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December Books 8) The Cecils

8) The Cecils: Privilege and power behind the throne, by David Loades

Further to my secondary research on the Elizabethan period, here is a biography of William and Robert Cecil, respectively Lord Burghley and Earl of Salisbury, who were the chief ministers of Elizabeth I and James I, and established stability while overseeing England's first ever peaceful transition between reigning dynasties.

The Cecils, like the Tudors, were minor Welsh-speaking gentry who moved to England and made good. Loades asserts that they shared with the Tudors a sympathy for the urban middle classes rather than the House of Lords. It's an interesting assertion, but unfortunarely he doesn't source it and the evidence he provides isn't terribly substantial. But it is worth bearing in mind as we read about the Queen and her leading counsellor that they were indeed dynastic parvenus, whose ancestors were not aristocrats.

We get a very good picture of Cecil as super-efficient administrator and courtier, playing the game and playing it well. Loades is vigorously revisionist in places: he detects no long-standing rivalry between Cecil and Dudley once it became clear that the Queen was not going to marry the latter, and goes out of his way to rehabilitate the reputation of Thomas, William's first son and Robert's elder brother. (Which inclines me to take his assertion about the Tudors' social instincts more seriously.)

I was already pretty familiar with the general outline of the history from other recent reading, but Loades added some interesting extra details - notably on the astonishing career of Mary, Queen of Scots, whose catastrophic failure as a ruler resulted in her becoming one of William Cecil's more burdensome dossiers. Frankly if her story were written as a novel it would be difficult to believe. Another topic that was new to me was the weird political and economic consequences of the state's support of piracy against Spain.

Ireland, once again, features only as an occasional source of backgroud trouble, and then the scene of the disastrous end of Essex's career, which I now realise was probably the biggest impact Ireland had on English politics between 1399 (the fall of Richard II) and 1641 (the Phelim O'Neill rising and massacres). No particular quotes from or about William Cecil's Irish friend Nicholas White, but I was able to fill in one gap: White is said to have been a tutor in Cecil's household in the 1550s. This must presumably have been to the older son, Thomas, who was born in 1542 (the next child, Anne, was not born until 1556 - she grew up to disastrously marry the Earl of Oxford, who didn't write the works of Shakespeare); Thomas was sent to Camnridge in 1558 and then to the Continent in 1561. Robert was not born until 1562, by which time White was launched into his Irish political career.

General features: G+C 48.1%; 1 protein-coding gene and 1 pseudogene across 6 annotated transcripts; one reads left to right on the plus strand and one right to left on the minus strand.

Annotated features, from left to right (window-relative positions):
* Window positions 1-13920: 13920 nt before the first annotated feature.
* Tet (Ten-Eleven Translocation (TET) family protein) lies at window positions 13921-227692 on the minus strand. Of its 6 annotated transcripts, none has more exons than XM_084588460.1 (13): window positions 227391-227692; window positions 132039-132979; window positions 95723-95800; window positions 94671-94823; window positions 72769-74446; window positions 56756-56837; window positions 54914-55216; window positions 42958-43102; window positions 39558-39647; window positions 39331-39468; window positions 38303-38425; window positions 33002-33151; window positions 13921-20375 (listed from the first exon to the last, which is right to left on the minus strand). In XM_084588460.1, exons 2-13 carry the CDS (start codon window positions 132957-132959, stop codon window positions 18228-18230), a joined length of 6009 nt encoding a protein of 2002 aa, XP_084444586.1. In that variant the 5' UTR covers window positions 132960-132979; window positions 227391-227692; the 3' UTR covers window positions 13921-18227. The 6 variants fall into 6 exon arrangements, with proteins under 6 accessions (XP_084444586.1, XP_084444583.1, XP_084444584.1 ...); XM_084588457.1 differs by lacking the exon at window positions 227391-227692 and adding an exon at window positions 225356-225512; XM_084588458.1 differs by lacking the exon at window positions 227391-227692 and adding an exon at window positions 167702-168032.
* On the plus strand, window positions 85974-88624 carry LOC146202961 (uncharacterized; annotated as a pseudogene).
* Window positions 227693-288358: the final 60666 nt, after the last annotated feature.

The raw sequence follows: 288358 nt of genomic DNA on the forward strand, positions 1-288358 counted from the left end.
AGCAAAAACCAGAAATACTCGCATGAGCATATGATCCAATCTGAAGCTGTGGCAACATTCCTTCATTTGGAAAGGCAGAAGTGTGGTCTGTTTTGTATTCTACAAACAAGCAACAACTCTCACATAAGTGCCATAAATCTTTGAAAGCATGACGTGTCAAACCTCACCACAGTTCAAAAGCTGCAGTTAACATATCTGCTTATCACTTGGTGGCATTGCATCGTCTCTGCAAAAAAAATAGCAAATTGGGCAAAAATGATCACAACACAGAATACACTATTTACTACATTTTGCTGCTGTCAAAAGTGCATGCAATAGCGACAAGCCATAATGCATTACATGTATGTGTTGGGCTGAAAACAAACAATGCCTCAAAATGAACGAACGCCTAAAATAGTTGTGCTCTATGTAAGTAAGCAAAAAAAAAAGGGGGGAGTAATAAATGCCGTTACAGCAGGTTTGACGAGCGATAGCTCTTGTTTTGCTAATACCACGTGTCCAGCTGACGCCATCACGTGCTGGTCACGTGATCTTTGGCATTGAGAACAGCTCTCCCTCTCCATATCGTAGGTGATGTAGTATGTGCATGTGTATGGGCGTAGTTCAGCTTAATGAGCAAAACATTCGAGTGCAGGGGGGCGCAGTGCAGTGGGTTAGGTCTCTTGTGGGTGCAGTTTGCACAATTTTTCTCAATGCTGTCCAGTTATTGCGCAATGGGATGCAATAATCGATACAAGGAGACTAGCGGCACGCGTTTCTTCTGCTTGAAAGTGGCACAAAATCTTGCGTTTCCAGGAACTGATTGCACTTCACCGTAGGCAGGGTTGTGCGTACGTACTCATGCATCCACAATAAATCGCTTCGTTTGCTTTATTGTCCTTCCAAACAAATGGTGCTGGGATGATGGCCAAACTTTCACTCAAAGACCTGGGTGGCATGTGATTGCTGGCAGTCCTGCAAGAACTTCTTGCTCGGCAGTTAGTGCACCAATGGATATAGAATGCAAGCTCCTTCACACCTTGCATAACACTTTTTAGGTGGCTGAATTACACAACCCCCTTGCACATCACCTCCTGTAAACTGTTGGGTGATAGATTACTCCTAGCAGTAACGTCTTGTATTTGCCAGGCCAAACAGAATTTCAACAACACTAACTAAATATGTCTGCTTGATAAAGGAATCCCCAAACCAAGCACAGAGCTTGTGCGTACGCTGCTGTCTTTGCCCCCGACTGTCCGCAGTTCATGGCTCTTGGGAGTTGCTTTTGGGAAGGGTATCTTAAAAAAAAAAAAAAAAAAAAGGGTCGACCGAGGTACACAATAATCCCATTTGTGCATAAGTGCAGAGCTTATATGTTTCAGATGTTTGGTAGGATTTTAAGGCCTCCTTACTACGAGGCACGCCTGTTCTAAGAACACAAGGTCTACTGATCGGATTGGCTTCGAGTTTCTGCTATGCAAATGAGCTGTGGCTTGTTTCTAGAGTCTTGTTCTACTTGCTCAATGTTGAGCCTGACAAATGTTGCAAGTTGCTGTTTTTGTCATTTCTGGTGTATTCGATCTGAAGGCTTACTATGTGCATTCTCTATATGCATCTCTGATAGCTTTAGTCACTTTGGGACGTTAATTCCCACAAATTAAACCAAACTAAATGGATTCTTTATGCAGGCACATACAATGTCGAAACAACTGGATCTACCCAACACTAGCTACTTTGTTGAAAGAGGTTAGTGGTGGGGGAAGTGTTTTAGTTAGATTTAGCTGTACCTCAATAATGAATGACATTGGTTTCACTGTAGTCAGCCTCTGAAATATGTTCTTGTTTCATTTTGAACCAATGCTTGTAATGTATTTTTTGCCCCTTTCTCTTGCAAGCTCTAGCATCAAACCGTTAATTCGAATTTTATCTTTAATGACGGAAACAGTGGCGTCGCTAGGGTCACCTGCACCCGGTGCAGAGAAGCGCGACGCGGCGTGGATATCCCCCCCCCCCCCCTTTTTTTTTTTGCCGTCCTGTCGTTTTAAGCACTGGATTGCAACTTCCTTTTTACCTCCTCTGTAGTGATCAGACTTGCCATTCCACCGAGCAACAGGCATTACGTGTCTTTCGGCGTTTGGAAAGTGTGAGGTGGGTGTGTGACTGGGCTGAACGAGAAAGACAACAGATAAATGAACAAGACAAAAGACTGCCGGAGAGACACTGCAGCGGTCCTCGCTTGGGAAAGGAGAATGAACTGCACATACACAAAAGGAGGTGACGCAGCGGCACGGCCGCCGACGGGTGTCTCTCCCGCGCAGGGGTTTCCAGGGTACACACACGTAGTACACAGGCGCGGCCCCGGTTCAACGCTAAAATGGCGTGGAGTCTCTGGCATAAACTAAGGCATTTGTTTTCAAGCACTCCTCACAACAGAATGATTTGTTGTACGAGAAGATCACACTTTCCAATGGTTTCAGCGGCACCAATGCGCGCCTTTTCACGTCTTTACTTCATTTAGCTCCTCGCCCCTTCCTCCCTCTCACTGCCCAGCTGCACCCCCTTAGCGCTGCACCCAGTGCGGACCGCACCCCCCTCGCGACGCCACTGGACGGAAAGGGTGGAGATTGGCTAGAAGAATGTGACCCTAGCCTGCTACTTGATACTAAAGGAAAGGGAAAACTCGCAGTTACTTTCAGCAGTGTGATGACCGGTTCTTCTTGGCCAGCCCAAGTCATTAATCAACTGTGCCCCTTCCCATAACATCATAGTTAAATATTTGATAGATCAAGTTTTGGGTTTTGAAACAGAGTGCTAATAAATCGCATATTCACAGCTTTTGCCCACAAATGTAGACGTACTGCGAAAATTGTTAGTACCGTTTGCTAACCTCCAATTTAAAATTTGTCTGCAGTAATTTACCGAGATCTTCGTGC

Anyway, good solid stuff.

Comments

( 4 comments — Leave a comment )
del_c
Dec. 21st, 2008 12:35 pm (UTC)
How was "Cecil" pronounced in 16thC Wales? How would it be spelled in modern Welsh?
nwhyte
Dec. 21st, 2008 01:18 pm (UTC)
The fifteenth-century version of the family name was Sitsylt (they came from Alltyrynys, near Ewas Lacey in Herefordshire). No idea what the modern equivalent is, if any.
parrot_knight
Dec. 21st, 2008 04:43 pm (UTC)
Have you read C.S.L. Davies's recent essay on the family identity of the Tudors? He argues that they presented themselves as the Royal House of England, and that this is the tradition in which Henry VIII and his children would have been brought up. They must have been aware of their Welsh ancestry and the story of Owen Tudor and Katherine of France, but it wasn't something from which they drew their dynastic identity; it only starts to be written about towards the very end of Elizabeth's reign.
shtove
Jan. 18th, 2011 09:24 pm (UTC)
Replying to an old post, but you have an interest so worth passing on information.

White may have published a translation of the Argonautica in the 1560s - all copies now lost. Burghley's wife, Mildred, was a serious scholar of ancient greek and had a significant library. My guess is she took White on as tutor to her children (her father was tutor to Ed VI) especially because he had an ability for translating the language. Apart from the benefit to her children, she may have sought his help with her own work on bible exegesis.

Best info I have to support this guess is a downloadable pdf (last in this google search):

http://www.google.co.uk/search?q=%22Visual+History+of+Costume+in+the+Sixteenth+Century%22&ie=utf-8&oe=utf-8&aq=t&client=firefox-a&rlz=1R1GGGL_en-GB___GB345
( 4 comments — Leave a comment )

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